889 Dental Licensure Examination: Curriculum Integrated Versus Traditional Formats

Friday, March 23, 2012: 2 p.m. - 3:15 p.m.
Presentation Type: Poster Session
S. DESAI1, V. ALLAREDDY1, T.H. HOWELL1, R.B. DONOFF1, and N. KARIMBUX2, 1Harvard University, Boston, MA, 2Periodontology, Harvard University, Boston, MA
Objectives: Dental licensure exam in the United States has evolved during the past 10 years.  Two formats: Traditional Format and Curriculum-Integrated Format are available for students to satisfy the licensure requirements.  The objective of this study is to examine the differences and relative merits of the Curriculum-Integrated Format and Traditional Format.

Methods:  A twenty-five question survey was distributed to 57 dental schools across the nation.  Institutional Review Board approval was obtained prior to conducting this study. The survey was sent via e-mail using Qualtrics Survey Software. The survey was designed in order to retrieve information - both quantitative and discrete variables and followed a strategic sequential order. The first batch of questions examined type of board preparatory/mock exam each dental school offered.  The next batch of questions determined which licensure exam each school formally offered.  The final questions were qualitative in nature and aimed to survey dental schools on their opinions about the Curriculum-Integrated Format versus Traditional Format.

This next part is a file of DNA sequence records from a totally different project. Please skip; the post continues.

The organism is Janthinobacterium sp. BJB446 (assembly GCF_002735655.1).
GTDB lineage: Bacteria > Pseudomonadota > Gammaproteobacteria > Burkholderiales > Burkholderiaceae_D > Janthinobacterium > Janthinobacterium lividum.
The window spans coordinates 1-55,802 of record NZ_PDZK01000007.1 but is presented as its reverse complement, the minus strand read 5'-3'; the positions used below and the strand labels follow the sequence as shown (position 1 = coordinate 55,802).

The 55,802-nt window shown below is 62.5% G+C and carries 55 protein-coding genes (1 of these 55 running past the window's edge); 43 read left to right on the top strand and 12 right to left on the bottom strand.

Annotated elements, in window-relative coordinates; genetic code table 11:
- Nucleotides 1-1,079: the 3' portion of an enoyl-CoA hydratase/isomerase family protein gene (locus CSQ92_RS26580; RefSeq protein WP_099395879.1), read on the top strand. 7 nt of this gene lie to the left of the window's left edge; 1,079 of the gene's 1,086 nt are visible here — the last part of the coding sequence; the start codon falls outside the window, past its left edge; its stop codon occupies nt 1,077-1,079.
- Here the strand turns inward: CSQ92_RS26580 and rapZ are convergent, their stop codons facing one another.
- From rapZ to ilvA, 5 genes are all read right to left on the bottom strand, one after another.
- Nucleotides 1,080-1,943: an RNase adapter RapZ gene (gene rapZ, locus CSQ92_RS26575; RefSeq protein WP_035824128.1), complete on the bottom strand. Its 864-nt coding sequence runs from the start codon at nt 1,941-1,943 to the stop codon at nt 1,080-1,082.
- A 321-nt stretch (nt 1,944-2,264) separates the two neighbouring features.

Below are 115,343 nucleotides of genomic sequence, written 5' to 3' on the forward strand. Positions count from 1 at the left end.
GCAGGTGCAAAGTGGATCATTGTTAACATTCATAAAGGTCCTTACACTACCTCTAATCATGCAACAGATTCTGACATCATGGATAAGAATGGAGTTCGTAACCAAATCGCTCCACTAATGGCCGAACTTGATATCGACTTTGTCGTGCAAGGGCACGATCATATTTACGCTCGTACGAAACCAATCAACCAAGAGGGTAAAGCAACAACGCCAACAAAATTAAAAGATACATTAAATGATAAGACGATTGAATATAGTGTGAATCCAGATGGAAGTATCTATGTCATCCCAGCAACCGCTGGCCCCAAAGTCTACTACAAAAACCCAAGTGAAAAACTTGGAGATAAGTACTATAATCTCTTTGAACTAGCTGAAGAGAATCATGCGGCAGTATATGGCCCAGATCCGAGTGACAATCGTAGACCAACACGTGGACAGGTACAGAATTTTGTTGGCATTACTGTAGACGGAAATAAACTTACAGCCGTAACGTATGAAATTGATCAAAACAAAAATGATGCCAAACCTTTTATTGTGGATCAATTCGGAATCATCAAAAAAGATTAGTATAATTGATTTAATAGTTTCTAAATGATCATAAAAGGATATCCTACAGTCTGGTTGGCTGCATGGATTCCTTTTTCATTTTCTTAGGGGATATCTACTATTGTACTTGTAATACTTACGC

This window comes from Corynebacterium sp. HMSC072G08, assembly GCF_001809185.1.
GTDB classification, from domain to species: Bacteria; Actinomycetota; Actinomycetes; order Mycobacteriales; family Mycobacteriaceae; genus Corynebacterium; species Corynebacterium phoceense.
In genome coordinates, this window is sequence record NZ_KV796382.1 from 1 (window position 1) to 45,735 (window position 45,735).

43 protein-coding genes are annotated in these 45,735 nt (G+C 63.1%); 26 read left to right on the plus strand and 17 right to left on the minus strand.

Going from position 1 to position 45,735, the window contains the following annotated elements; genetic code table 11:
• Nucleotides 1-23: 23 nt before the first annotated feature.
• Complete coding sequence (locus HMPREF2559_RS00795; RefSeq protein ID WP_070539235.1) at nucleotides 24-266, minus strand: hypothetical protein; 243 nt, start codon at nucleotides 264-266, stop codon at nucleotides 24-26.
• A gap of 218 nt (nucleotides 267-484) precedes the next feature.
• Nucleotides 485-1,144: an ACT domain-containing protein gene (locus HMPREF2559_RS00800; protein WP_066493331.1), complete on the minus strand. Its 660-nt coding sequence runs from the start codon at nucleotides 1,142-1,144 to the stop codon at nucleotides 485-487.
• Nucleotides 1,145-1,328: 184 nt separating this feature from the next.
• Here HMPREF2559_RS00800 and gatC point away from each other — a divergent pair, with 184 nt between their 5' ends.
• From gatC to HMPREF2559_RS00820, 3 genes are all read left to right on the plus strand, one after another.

Results:  A total of 37 schools participated in the study. Fourteen schools administered the Traditional Format, 12 used the Curriculum-Integrated Format, and 11 offered both options. Close to 87% offered mock board exams. Close to 91% of respondents mentioned that there is no difference in didactic time, preclinical time, or clinical time between Traditional Format and Curriculum-Integrated Format. About 52% mentioned that the Traditional Format is more economical/efficient than the Curriculum-Integrated Format. Positive aspects of Curriculum-Integrated Format compared to Traditional Format include less stress for students, freedom to compartmentalize sections, and ability to remediate deficiencies/failures while in school. Negative aspects of Curriculum-Integrated Format include additional “down-time” for clinic, increased time away from curriculum, and stretched board preparation time.

Conclusions: This study provides an overview of the relative advantages and disadvantages of the two examination formats used for the dental licensure process in the United States.

Keywords: Education research
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